I don't torture all my animals. Most of them lead lives to envy. Not only do they have their own rooms and pastures, but I deliver their food and water right to the table. Those that like to be cuddled and petted, which seems to be restricted to mammal animals, get frequent cuddle breaks.
Even Hattie, the baby donkey, is interested when Rufus and Wendigo get attention, although she hasn't stepped up for her share yet.
But the goats, particularly poor Peaches, get a little torture mixed into their good times. This includes hoof trimming, mite treatments, attempted breeding, herbal wormer, and bloated goat massage. Most recently, I've had to bathe Peach's poopy backside, again, and then figure out how to dose her with pepto bismol. She's not a fan. Her first round of diarrhea involved the torture of a bath, car rides, vet visits, blood samples, and days of giant pills being inserted into her throat. Not to mention being on a diet of only hay, which means being locked in the stall. Since she doesn't like to be left in there alone, all the goats were penned up. Once she was back to normal poops, I would feed her hay, then let her out into the pasture for a half hour to an hour, and they would romp and munch. It's cute when the boys beards are green from munching weeds.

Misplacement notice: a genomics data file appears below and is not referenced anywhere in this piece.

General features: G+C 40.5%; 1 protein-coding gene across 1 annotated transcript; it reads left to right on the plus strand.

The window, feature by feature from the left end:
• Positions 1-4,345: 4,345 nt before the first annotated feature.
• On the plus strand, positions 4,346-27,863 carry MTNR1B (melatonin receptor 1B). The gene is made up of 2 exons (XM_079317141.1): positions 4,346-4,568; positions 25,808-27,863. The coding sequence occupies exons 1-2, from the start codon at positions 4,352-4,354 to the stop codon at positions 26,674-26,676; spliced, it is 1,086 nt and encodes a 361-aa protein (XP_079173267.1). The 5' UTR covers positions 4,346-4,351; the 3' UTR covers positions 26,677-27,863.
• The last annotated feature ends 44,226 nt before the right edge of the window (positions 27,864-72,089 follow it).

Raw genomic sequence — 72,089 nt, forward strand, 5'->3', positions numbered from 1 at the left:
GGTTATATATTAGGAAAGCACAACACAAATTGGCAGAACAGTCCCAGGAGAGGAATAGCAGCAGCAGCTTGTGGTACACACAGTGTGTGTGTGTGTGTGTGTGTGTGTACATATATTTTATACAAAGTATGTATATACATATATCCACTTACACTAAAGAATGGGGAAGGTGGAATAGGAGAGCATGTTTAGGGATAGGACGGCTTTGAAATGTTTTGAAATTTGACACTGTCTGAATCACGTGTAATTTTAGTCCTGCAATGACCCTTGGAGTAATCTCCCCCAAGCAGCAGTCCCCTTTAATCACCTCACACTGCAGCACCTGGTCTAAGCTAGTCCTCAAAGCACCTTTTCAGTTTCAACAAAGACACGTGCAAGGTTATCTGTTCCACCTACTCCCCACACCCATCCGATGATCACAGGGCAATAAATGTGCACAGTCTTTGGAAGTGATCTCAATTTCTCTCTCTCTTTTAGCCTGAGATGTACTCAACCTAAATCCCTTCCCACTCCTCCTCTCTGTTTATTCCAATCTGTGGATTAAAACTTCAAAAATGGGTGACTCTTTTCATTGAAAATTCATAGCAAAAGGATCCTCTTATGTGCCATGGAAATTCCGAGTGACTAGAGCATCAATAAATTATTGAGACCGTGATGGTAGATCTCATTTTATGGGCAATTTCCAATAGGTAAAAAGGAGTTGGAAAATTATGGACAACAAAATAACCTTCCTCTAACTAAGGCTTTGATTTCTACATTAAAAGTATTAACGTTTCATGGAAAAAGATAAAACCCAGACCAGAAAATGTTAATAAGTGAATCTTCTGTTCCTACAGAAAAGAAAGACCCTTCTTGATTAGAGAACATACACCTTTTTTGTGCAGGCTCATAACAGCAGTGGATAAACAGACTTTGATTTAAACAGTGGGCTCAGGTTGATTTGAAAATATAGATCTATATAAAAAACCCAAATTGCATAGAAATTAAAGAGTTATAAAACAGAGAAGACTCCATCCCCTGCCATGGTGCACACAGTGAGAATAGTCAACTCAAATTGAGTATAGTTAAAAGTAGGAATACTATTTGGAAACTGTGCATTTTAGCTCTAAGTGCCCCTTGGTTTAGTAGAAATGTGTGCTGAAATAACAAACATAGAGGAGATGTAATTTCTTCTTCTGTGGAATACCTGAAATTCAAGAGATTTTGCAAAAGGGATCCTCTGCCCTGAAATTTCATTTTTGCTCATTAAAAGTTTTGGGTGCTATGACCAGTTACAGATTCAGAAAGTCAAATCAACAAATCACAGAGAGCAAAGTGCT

But then I got a bit distracted last Saturday, and let the goats out for nearly three hours. This didn't bother the twin Rivers at all, but Poor Peaches woke up Sunday morning with her backside coated in green. And a little blood. Again. Sigh. Not to be too graphic, but she was sort of like a reverse quirt gun that shoots green. She squirted the other goats too, just in time for company to visit and see my usually adorable goats contaminated by grossness.
Have you ever had to force feed a goat pepto bismol? No? Well, just let me tell you, it ain't easy. After wasting several doses which ended up on Peaches face and on my clothes, I resorted to filling a turkey baster with it, clamping her in a headlock, and then squirting it in her mouth. Most of it gets swallowed. After dosing her four times in two days, keeping her penned up for four days, and only letting her eat hay, she's back to normal. Except her face and ears are streaked with pink!
Now begins the slow introduction to green plant food, again. I think the boy goats don't stuff themselves so full, which is why they don't seem to be bothered by it. They spend some of their free time in the pasture acting goofy and getting some exercise. But Peaches eats like she's never going to get another opportunity, and then gets a belly ache. Then I have to torture her. Which is torture to me. So we're even.